Designing RPO Systems: Case 2 – RPO Formation Design to Manipulate Conflict Defenders

Jun 8, 2016 | Offense, Post-Snap Manipulations, RPO's

By Mike Kuchar
Senior Research Manager
X&O Labs
Twitter: @MikekKuchar

Introduction

case2leadpicOnce the pre-snap thought process has been ingrained in your quarterback, now it becomes necessary to start designing your RPOs based off the personnel groupings and formations you already have in your system. As an underlining rule, we’ve found that most coaches take the run concepts they use with the most success and protect them formationally by using structures where they can get a hat on a hat. Then, once the extra hat falls in defensively, the run/pass option is added. 

This case will focus entirely on how to identify who that extra defender (or conflict player) is based off the formation you present offensively. The RPO game is all about protecting your top runs. So we wanted to dig deeper and help coaches figure out how they can protect their runs based on the defensive structure they are seeing each week. Our sources divulge how they are able to do that using various formations. Since the majority of coaches we spoke are pure tempo coaches, the main personnel groupings we research are 20, 10 and 11 personnel groupings.

Lee Sadler at Marshall High School (AR) gives definition to the conflict defender

as someone who is responsible for playing both the run and the pass. “If we have one or two receivers to a side, the second defender from the outside-in is the conflict player,” said Coach Sadler. “We don’t count safeties or players over seven yards deep. If we have a three-receiver side, then the third player from the outside-in is the conflict player.” Following those rules, every time the quarterback gets lined up he will do the following:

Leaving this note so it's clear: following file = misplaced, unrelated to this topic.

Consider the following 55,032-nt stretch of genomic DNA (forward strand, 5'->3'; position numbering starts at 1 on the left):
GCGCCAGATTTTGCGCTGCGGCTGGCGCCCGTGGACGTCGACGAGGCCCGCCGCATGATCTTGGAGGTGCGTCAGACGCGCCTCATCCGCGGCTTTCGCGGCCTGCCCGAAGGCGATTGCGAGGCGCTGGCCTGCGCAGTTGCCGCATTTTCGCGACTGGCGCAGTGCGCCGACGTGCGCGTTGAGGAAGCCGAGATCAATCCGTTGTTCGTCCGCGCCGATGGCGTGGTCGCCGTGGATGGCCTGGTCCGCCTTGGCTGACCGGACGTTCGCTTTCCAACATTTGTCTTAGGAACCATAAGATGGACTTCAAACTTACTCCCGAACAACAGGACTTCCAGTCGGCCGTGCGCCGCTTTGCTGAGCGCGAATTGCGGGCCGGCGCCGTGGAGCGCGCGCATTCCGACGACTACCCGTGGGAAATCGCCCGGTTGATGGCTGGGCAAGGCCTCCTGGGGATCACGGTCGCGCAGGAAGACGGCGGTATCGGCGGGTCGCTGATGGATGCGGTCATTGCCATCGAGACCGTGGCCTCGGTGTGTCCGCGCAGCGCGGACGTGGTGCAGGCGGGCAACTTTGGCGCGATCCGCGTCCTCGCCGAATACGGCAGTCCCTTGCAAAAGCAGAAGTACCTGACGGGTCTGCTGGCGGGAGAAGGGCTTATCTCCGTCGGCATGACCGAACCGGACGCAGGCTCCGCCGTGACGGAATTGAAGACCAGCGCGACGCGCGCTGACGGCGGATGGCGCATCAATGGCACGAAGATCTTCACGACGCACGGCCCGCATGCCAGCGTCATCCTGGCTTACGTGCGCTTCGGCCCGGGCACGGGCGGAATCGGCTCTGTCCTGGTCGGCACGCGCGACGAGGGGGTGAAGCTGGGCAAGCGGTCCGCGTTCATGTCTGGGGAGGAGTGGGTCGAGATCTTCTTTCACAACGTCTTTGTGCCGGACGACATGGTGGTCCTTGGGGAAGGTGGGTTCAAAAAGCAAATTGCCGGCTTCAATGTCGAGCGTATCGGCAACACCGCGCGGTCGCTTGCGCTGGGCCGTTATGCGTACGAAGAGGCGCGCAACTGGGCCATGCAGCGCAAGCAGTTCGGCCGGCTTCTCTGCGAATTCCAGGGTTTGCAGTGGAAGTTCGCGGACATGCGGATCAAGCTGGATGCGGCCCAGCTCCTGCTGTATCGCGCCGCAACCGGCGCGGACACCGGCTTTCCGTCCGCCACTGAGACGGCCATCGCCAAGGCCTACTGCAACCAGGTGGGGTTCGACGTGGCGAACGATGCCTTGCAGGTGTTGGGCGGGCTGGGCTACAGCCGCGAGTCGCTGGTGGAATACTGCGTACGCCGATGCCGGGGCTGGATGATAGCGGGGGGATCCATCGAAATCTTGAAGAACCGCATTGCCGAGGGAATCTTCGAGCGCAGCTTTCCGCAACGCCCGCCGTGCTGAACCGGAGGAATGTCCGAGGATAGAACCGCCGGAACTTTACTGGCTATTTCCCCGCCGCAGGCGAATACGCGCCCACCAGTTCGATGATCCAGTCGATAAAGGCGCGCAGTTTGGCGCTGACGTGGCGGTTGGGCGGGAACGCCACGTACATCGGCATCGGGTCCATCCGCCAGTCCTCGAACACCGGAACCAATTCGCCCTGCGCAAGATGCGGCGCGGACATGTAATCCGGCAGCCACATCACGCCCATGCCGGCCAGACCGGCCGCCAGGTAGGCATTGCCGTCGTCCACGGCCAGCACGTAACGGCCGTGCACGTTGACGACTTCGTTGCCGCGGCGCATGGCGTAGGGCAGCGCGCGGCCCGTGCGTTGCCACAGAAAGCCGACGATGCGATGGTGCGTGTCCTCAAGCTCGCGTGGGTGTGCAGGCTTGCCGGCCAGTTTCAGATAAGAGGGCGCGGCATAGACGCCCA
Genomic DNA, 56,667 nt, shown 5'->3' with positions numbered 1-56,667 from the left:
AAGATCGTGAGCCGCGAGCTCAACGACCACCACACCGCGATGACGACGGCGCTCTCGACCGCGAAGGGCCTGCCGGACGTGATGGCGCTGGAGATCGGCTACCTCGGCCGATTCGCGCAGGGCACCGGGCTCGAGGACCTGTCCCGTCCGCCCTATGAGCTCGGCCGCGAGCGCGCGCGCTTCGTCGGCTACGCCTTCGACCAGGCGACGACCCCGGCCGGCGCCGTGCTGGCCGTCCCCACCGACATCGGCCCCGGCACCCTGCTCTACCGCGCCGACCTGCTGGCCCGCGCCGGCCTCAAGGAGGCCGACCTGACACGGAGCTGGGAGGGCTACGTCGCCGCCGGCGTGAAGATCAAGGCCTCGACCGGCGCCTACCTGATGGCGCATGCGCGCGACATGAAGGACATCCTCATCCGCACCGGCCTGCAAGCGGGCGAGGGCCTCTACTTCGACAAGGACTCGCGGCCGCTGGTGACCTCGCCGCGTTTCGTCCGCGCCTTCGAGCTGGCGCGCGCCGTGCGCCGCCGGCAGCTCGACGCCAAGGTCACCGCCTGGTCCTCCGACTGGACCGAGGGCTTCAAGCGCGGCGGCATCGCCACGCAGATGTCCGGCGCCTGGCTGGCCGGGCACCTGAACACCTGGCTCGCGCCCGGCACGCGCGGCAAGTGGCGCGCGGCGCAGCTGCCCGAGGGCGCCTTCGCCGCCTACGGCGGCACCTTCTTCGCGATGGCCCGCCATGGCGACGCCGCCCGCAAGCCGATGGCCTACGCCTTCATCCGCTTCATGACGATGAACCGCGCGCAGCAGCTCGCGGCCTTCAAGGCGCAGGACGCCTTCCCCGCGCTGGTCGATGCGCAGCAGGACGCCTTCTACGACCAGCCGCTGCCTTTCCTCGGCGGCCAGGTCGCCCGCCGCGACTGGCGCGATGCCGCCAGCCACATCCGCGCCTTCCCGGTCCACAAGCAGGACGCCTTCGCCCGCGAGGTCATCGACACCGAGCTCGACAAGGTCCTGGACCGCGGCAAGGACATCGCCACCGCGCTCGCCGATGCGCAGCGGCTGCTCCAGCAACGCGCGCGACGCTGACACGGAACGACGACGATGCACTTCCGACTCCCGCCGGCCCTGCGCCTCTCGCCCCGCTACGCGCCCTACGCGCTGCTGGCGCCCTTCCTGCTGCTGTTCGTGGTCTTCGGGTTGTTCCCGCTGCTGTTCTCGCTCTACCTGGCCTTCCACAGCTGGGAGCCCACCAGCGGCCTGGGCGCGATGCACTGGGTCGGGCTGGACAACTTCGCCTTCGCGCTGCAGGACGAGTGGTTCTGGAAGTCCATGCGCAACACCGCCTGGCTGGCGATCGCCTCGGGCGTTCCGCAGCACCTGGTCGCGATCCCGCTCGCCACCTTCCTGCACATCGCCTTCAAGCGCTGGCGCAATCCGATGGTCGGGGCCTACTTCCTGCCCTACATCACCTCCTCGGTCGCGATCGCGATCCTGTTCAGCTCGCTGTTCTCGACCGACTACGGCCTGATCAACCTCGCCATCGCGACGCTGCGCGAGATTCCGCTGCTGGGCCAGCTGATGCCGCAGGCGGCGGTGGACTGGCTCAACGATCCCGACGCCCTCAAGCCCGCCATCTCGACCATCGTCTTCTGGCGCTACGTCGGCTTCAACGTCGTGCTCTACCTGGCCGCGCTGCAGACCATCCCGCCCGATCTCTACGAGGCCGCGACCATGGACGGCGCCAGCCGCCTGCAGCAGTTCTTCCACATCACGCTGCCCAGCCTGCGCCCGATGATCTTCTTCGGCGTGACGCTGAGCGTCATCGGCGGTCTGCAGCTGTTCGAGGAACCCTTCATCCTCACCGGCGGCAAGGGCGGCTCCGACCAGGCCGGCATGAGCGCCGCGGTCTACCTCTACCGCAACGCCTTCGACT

1. Look at the box for possible pressure.
  2. Look to the conflict defender on the left.
  3. Look to the conflict defender on the right.
  4. Look back to the box one more time and start the cadence.

The quarterback learns that on interior runs, he will have RPO options on both sides. On perimeter runs, he will only be concerned with the conflict defender on the backside.”

For Dustin Beurer, the offensive coordinator at Albion College (MI) any time he can block five for five up front (or four for four) he we will throw more vertical passing game with the quick game or pop on the backside. Any time he can leave the backside defensive end on a six-man box, he will run his quick game stuff (all of which are detailed later in this report). He classifies his box count priorities below:

  • 4-1 box read: Run the ball or vertical pass
  • 4-2 box read: pick on backside linebacker
  • 3-4 box read: nickel or outside safety

Editor’s Note: All of the concepts that are referenced in this case will be detailed, complete with video, in case three.

10 Personnel Designs

2x2 Open Formations

When designing RPOs from 10 personnel groupings, a clarification needs to be made the difference between 2x2 open or 3x1 open formations. Most defenses will align in two-high safety structures against these formations, so the extra run fitter can come from the following locations:

Field Second Level Run Fitter: Odd structure (Diagram 14) and Even structure (Diagram 15)

 Slide14Slide15

Boundary Second Level Run Fitter such as a Corner (Some 4-3 structures) (Diagram 16)

Slide16 

Boundary Second Level Run Fitter such as a Linebacker (Odd Stack structures) (Diagram 17)

Slide17

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